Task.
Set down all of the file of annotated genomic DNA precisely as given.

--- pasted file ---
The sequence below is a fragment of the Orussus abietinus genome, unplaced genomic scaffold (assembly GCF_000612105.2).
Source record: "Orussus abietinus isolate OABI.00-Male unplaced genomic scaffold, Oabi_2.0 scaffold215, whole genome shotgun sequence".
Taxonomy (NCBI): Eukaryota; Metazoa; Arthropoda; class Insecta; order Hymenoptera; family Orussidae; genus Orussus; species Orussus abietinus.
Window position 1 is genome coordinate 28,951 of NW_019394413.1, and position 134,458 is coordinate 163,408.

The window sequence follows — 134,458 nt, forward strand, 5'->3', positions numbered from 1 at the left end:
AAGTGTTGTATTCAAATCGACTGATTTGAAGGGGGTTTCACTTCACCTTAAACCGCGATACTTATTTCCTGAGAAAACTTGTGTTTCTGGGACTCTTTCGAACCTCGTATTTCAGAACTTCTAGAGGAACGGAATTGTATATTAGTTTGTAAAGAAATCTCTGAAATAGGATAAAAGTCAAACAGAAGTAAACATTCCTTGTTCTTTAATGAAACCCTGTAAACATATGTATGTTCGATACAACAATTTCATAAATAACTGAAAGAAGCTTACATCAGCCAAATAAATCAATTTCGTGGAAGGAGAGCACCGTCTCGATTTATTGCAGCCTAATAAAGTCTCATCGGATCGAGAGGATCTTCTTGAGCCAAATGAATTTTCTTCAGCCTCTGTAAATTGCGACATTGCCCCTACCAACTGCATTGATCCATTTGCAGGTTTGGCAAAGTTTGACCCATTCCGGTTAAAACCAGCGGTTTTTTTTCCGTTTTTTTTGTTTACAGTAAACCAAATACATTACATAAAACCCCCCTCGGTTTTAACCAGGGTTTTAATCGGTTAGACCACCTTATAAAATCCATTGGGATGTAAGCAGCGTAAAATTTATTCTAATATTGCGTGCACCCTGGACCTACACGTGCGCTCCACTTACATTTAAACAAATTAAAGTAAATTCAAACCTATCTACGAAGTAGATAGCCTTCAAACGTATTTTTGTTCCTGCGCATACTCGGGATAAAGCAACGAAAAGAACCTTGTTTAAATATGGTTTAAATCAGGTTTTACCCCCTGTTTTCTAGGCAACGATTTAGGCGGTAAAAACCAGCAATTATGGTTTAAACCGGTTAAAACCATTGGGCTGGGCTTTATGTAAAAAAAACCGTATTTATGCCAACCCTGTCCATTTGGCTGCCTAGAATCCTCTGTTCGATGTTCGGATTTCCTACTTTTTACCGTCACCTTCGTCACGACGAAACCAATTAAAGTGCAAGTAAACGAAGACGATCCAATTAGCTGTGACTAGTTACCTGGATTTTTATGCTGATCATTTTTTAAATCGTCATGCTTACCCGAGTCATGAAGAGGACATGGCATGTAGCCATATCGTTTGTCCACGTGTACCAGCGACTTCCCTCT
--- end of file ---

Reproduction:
The sequence below is a fragment of the Orussus abietinus genome, unplaced genomic scaffold (assembly GCF_000612105.2).
Source record: "Orussus abietinus isolate OABI.00-Male unplaced genomic scaffold, Oabi_2.0 scaffold215, whole genome shotgun sequence".
Taxonomy (NCBI): Eukaryota; Metazoa; Arthropoda; class Insecta; order Hymenoptera; family Orussidae; genus Orussus; species Orussus abietinus.
Window position 1 is genome coordinate 28,951 of NW_019394413.1, and position 134,458 is coordinate 163,408.

The window sequence follows — 134,458 nt, forward strand, 5'->3', positions numbered from 1 at the left end:
AAGTGTTGTATTCAAATCGACTGATTTGAAGGGGGTTTCACTTCACCTTAAACCGCGATACTTATTTCCTGAGAAAACTTGTGTTTCTGGGACTCTTTCGAACCTCGTATTTCAGAACTTCTAGAGGAACGGAATTGTATATTAGTTTGTAAAGAAATCTCTGAAATAGGATAAAAGTCAAACAGAAGTAAACATTCCTTGTTCTTTAATGAAACCCTGTAAACATATGTATGTTCGATACAACAATTTCATAAATAACTGAAAGAAGCTTACATCAGCCAAATAAATCAATTTCGTGGAAGGAGAGCACCGTCTCGATTTATTGCAGCCTAATAAAGTCTCATCGGATCGAGAGGATCTTCTTGAGCCAAATGAATTTTCTTCAGCCTCTGTAAATTGCGACATTGCCCCTACCAACTGCATTGATCCATTTGCAGGTTTGGCAAAGTTTGACCCATTCCGGTTAAAACCAGCGGTTTTTTTTCCGTTTTTTTTGTTTACAGTAAACCAAATACATTACATAAAACCCCCCTCGGTTTTAACCAGGGTTTTAATCGGTTAGACCACCTTATAAAATCCATTGGGATGTAAGCAGCGTAAAATTTATTCTAATATTGCGTGCACCCTGGACCTACACGTGCGCTCCACTTACATTTAAACAAATTAAAGTAAATTCAAACCTATCTACGAAGTAGATAGCCTTCAAACGTATTTTTGTTCCTGCGCATACTCGGGATAAAGCAACGAAAAGAACCTTGTTTAAATATGGTTTAAATCAGGTTTTACCCCCTGTTTTCTAGGCAACGATTTAGGCGGTAAAAACCAGCAATTATGGTTTAAACCGGTTAAAACCATTGGGCTGGGCTTTATGTAAAAAAAACCGTATTTATGCCAACCCTGTCCATTTGGCTGCCTAGAATCCTCTGTTCGATGTTCGGATTTCCTACTTTTTACCGTCACCTTCGTCACGACGAAACCAATTAAAGTGCAAGTAAACGAAGACGATCCAATTAGCTGTGACTAGTTACCTGGATTTTTATGCTGATCATTTTTTAAATCGTCATGCTTACCCGAGTCATGAAGAGGACATGGCATGTAGCCATATCGTTTGTCCACGTGTACCAGCGACTTCCCTCT